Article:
Home' Otago Southland Farmer : June 28th 2013 Contents 6
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Warwick Brown 211 2221
or 027 516 2562
Farm improvement drive reaps bank prize
Happy times: Wyndham farm
manager Murray Kennedy, with wife
Marcia, has received the 2013
Rabobank Farm Managers Program
prize for his efforts in improving
efficiency and productivity on the
Jedburgh farm the couple manage.
By DIANE BISHOP
Wyndham farmer manager Mur-
ray Kennedy wants to be the best
manager he can be.
The 35-year-old is well on his way
to achieving that goal after he
won the 2013 Rabobank Farm
Managers Program prize for his
project focused on efficiency and
productivity gains, while jointly
building his own farming aspira-
He received the award at the
Rabobank Farm Manager
Program graduation dinner held
in Melbourne recently.
Mr Kennedy and his wife Marcia
manage Jedburgh, a 20,000 stock
unit sheep and beef property
where they farm 11,000 Texel
Romney ewes, 3250 ewe hoggets,
280 breeding cows and 250 calves
on 3500 hectares.
Now in its eighth year, the
prestigious Rabobank scheme
continues to offer young farmers,
from across New Zealand and
Australia, the opportunity to
develop and enhance their busi-
ness management skills.
Mr Kennedy, who has managed
Jedburgh for the past 10 years, is
passionate about farming and
focused on delivering results for
the long-term ''continuous
growth'' of the business.
''I've tried to introduce structures
across our farm business that
support sustainable growth for
''I'm employed as a manager and I
want to be the best manager I can
be,'' she said.
Mr Kennedy's project had two
main focal points -- to extract
efficiency gains across the busi-
ness through ''miniature pro-
jects'', and to build equity by
capturing new opportunities.
Along with the property owner he
has introduced a programme to
manage lambing percentages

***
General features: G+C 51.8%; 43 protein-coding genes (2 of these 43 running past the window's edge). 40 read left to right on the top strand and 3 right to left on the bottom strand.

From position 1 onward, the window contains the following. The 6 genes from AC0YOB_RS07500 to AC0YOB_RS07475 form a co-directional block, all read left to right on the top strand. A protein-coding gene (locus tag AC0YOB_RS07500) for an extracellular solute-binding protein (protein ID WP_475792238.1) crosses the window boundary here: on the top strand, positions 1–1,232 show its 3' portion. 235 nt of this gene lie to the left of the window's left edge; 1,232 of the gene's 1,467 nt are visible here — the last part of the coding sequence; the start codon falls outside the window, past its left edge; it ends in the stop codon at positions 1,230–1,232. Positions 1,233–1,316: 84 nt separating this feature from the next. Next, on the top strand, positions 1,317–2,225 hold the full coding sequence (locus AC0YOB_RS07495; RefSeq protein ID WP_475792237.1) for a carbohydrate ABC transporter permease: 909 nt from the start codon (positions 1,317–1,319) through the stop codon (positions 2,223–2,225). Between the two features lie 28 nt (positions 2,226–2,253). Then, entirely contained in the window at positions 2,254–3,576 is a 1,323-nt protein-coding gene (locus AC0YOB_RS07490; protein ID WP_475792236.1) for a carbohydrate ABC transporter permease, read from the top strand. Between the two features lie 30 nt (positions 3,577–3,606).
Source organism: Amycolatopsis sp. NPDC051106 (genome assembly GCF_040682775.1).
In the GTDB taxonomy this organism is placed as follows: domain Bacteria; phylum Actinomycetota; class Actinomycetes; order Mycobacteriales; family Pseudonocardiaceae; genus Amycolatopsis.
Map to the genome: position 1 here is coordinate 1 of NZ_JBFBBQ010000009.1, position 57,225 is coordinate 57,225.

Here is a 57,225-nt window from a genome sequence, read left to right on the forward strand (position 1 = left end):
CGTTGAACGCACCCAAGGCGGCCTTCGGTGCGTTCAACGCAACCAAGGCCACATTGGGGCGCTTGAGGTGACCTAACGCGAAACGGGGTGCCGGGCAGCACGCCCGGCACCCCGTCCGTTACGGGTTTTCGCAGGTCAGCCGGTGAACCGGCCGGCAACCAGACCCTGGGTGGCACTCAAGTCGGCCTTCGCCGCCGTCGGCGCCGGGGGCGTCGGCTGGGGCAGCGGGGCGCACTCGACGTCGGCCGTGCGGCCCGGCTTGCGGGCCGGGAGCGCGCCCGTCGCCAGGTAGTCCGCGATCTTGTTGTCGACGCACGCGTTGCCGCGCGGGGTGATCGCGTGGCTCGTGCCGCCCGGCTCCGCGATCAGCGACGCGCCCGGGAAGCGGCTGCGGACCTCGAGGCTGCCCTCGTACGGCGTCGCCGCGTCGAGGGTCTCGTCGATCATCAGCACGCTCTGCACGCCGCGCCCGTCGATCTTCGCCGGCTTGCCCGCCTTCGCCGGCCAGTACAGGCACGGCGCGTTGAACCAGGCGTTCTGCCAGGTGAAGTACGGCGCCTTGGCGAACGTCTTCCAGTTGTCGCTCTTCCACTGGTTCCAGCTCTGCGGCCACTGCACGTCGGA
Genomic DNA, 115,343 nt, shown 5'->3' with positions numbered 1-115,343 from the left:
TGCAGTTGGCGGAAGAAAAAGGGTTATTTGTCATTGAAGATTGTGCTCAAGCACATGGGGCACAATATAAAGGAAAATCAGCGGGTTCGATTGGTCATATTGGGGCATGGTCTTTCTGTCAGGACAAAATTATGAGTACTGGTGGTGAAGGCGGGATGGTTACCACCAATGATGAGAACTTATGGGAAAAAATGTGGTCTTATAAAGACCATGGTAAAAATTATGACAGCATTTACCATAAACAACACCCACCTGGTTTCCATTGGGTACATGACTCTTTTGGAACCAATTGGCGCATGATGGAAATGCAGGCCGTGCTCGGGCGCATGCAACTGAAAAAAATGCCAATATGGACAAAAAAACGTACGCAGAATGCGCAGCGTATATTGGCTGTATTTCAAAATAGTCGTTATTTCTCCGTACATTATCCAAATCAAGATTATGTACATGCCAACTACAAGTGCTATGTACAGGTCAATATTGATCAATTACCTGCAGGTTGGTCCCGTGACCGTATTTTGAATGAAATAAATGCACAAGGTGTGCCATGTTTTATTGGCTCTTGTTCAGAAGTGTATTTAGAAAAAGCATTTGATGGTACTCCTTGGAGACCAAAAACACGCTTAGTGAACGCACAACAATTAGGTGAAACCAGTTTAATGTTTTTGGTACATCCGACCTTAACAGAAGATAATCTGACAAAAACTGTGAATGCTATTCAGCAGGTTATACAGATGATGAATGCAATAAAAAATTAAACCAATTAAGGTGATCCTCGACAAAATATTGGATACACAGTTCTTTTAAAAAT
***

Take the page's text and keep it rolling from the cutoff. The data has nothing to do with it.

much better and was maximising
opportunities to rear triplet
With 11,000 ewes and a targeted
annual lambing percentage of 140
per cent, Kennedy has seen about
10 per cent of the progeny born as
''By adopting the third lamb and
giving the ewe the chance to raise
two rather than three, pro-
ductivity gains were made in the
lambing process,'' he said.
Mr Kennedy believes there are a
lot of inefficiencies in the
agricultural industry -- from the
farm gate to the dinner plate.
''I believe improvements can be
made -- farmers need to become a
collective group and be positive
''There are opportunities out
there and it's up to us farmers to
realise them and go for it.''
Mr Kennedy has strong ambitions
to secure a future for himself and
his family in the agricultural
''It's not easy to build equity and
the goalposts seem to keep
moving when you are in the
Rabobank chief executive Ben
Russell commended Mr Kennedy
for his project.
''Murray showed us how it wasn't
just about coming back to the
farm from the program and doing
more, but going back to the farm
and doing the right things,'' he
Legendary event sees
Legend: Emma McLean, Rubyjane Davis and Ella Fry with Kevin Laidlaw at a 2012
Living Legends event.
Rugby legend Kevin Laidlaw will be
mucking in alongside volunteers to
complete the Living Legends plant-
ing project in Southland in August.
Living Legends is a conservation
project that was established in 2011
to leave a legacy of New Zealand's
hosting of the Rugby World Cup by
planting trees with rugby legends in
locations throughout New Zealand.
A staggering 129,000 native trees
have been planted so far. Living
Legends is returning to 14 locations
across the country to plant a further
41,000 trees this year, completing the
Each planting project is dedicated to
a rugby legend from the region. The
rugby legends were selected in 2011
by each region's provincial rugby
union based on their significant
contribution to rugby.
Laidlaw was selected as the South-
land representative and and will be
helping to complete the planting
project at Bushy Point on August 24.
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